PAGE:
• ‘He makes the sound of a fish gasping for air, and this is repeated nine or ten times.’
    3. 1.3be gasping forBritish informal Be desperate to obtain or consume; crave.
      ‘I'm gasping for a drink!’
      • ‘I was gasping for a drink after the long climb up to St Andre.’
      • ‘By the time we got onto the motorway and had found ourselves on familiar ground, I was gasping for coffee and something to eat.’
      • ‘Without a single zinger in the bunch, this comedy is gasping for laughs, and should be relegated to the $2.99 bin very soon.’
      • ‘It had the crazed acousti-rock revolution it had been gasping for.’
      • ‘Social discipline has broken down, the economy is gasping for life and people's emotions are being provoked into ever-threatening spirals of discord and violence.’
      • ‘And the affirmation of life is what we had all been gasping for in an effort to regain the totality of our humanity.’
      • ‘An integral part of the rich Assamese art and culture, which has flabbergasted renowned scholars, this highly skilled art is gasping for survival.’
      • ‘A century from now will we be gasping for water in an increasingly roasting world or huddling around a few burning sticks, struggling to keep at bay the bitter cold of a cosmic winter?’
      • ‘After skiing along spookily quiet floodlit trails, you may be gasping for a pint to wash down your fondue with, but if the price of a pint isn't enough to put you off drinking here, the thought of having to ski back home in the dark may well be.’
      • ‘After unpacking my sleeping bag, toothbrush and kettle, I was gasping for a cup of tea.’

noun

  • A convulsive catching of breath.

    ‘his breath was coming in gasps’
    • ‘She let out a small, involuntary gasp of surprise.’
    • ‘He winced at her startled, horrified gasp and continued.’
    • ‘As we pulled up in front of the estate, I heard her soft gasp of surprise.’
    • ‘His breath came in short gasps as he walked on and on, driven by an insane energy, till he finally reached the riverside.’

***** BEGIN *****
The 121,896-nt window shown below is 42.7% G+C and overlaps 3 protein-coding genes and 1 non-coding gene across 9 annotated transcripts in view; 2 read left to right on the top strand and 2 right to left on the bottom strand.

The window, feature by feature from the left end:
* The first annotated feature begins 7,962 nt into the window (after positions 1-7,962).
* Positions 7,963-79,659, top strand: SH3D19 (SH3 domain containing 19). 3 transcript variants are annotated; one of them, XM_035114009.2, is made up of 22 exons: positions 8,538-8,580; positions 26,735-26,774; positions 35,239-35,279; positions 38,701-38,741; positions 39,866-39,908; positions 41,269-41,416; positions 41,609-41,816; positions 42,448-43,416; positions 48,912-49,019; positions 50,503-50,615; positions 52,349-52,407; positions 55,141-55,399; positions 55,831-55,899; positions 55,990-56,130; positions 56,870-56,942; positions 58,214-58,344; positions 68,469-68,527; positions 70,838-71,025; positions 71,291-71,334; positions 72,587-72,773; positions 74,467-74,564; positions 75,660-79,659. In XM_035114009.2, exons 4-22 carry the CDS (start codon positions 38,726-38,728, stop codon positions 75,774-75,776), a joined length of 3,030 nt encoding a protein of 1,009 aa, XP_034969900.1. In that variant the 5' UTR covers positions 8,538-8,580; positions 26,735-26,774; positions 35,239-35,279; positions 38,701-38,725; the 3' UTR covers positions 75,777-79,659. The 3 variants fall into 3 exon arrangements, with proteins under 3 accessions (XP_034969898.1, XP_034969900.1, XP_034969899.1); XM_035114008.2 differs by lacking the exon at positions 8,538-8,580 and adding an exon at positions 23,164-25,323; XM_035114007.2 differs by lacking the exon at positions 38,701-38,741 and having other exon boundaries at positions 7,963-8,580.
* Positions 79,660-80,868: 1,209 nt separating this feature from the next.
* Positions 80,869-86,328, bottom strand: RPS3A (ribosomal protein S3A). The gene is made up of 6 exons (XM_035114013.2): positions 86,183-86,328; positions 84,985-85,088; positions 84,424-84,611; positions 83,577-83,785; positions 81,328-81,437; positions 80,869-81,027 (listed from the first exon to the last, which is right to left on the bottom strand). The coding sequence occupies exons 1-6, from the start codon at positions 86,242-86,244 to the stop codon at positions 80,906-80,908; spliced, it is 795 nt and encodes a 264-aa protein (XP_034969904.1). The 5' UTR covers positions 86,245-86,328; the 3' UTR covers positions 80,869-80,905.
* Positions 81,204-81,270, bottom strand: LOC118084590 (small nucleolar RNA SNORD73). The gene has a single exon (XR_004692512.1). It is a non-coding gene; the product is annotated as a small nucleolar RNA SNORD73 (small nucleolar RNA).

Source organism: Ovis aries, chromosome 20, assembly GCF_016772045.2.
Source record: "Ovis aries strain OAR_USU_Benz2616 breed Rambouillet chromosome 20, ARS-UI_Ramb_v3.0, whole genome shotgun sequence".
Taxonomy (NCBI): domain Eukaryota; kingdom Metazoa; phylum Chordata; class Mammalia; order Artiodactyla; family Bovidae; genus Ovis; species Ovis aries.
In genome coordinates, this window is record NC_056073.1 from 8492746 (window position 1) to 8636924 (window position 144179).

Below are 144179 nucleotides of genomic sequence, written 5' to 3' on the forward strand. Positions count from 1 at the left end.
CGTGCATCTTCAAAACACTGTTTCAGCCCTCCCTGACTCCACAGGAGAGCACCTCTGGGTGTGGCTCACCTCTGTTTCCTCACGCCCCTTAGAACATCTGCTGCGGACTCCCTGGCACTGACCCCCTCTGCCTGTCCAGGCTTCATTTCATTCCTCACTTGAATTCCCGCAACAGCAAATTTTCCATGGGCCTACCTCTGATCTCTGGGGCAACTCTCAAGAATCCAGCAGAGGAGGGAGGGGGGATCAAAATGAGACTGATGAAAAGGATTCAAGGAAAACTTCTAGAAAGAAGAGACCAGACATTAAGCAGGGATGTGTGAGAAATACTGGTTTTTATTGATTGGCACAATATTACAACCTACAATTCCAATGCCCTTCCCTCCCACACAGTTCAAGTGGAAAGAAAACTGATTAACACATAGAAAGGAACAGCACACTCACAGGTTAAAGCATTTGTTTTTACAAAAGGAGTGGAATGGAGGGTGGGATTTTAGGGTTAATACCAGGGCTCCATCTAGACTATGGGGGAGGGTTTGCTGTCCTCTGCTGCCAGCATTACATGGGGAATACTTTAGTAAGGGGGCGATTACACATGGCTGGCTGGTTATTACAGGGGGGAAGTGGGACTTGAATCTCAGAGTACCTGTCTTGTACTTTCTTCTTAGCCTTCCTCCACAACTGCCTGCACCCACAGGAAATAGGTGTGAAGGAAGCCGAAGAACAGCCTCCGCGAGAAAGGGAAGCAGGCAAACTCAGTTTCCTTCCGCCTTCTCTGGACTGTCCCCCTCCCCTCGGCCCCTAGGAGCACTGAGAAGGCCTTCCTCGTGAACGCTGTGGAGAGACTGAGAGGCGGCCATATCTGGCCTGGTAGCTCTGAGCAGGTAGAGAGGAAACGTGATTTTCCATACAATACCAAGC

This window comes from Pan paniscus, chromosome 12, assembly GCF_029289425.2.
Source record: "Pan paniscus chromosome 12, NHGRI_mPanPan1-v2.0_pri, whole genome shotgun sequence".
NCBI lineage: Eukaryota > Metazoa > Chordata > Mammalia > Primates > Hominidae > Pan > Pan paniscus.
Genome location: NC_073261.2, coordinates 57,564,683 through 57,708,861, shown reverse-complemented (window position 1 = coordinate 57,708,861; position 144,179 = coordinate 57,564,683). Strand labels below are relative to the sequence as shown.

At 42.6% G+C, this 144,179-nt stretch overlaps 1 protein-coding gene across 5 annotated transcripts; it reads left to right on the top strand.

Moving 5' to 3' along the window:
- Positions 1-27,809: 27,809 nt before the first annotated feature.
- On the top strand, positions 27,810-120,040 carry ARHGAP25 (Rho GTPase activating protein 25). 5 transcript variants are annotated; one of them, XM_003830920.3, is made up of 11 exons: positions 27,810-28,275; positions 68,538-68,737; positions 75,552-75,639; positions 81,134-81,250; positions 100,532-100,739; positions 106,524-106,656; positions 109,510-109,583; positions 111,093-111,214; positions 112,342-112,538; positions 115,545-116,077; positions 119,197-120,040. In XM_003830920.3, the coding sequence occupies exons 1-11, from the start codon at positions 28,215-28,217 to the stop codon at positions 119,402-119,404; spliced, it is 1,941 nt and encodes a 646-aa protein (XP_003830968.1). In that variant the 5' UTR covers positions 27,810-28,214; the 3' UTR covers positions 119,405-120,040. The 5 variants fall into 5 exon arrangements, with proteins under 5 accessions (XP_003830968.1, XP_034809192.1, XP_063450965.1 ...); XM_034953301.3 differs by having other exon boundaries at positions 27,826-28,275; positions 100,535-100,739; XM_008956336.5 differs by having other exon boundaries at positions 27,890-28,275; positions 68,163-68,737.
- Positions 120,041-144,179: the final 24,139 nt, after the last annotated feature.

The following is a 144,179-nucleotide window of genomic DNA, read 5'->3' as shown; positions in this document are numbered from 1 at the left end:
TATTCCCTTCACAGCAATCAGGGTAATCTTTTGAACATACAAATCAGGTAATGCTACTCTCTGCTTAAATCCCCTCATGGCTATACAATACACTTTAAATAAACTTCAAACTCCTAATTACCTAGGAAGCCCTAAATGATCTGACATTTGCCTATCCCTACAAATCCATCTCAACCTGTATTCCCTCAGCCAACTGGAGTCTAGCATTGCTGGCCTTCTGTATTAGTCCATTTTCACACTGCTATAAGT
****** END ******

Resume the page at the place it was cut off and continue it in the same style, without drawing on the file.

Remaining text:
• ‘All I could hear was my own breath, coming in gasps.’
    • ‘In spite of the collected gasp from the crowd, he took it well.’
    • ‘There was an audible gasp from their audience, and justly so.’
    • ‘Without warning, he pulled his adversary's hood down, which drew a collective gasp from the crowd.’
    • ‘Some, including both our witnesses, cursed us between gasps of breath for dragging them up ‘some crazy hill’ on a hot summer's day.’
    • ‘Her breath was coming in short, ragged gasps.’
    • ‘Then I whipped out my completed hat and there were gasps of astonishment.’
    • ‘His breath was coming out in great ragged gasps and for a second she thought she was having an asthma attack.’
    • ‘With each gasp for breath, the wolves became more and more tired.’
    • ‘Amid the gasps from the audience, the senators' faces drained of smugness.’
    • ‘When I saw what he had been hiding, a startled gasp escaped my lips.’
    • ‘Some are still alive, breathing in ragged gasps and blinking slowly.’
    • ‘Emily's hand came up to cover her mouth as she stifled a gasp of surprise.’
    • ‘I covered my mouth, trying to muffle and stifle my horrified gasp.’
    • ‘Her breathing became shallower, short gasps for the air she needed in her lungs.’
    • ‘As he finished saying this, he heard a soft gasp for air, and delayed breathing.’
    pant, puff, blow, breath, inhalation, inspiration, drawing in of breath, choke, gulp, gulp of air
    View synonyms

Phrases

  • one's (or the) last gasp

    • The point of exhaustion, death, or completion.

      ‘the last gasp of the Cold War’
      • ‘From the moment we leave our mother's body at birth to our last gasp on our deathbed, we need air every minute.’
      • ‘This is the last gasp, and last gasps have a way of imploding in a vaingloriously spectacular way, as though their protagonists knew they were going to go down - they just wanted to go down in style.’
      • ‘The 1950s was the last gasp for Victorian ways of life - and I know, I had to survive the Fifties!’
      • ‘But I don't want the already struggling non-corporate bookstores to give up their last gasp.’
      • ‘They're on their last gasp or they've been decimated.’
      • ‘This is a dispute so absurd it scarcely seems worth arguing, the last gasp of exclusionary privilege that began its death rattle in 1990.’
      • ‘The truth is, her last gasp of enthusiasm is behind her, and she's ready to admit that she'd rather be three years younger and sitting in the dark of a movie theater in a Connecticut suburb than in an orange grove overlooking the city of Rome.’
      • ‘Optimism was briefly restored when he scored his dramatic last-gasp goal to take the team into yet another cliffhanger.’
      • ‘I was with him at his last gasp and kissed him on the forehead.’
      • ‘He materialised in front of the goal in the fading moments to snatch a last - gasp leveller.’

Origin

Late Middle English: from Old Norse geispa ‘to yawn’.

Pronunciation

gasp

/ɡɑːsp/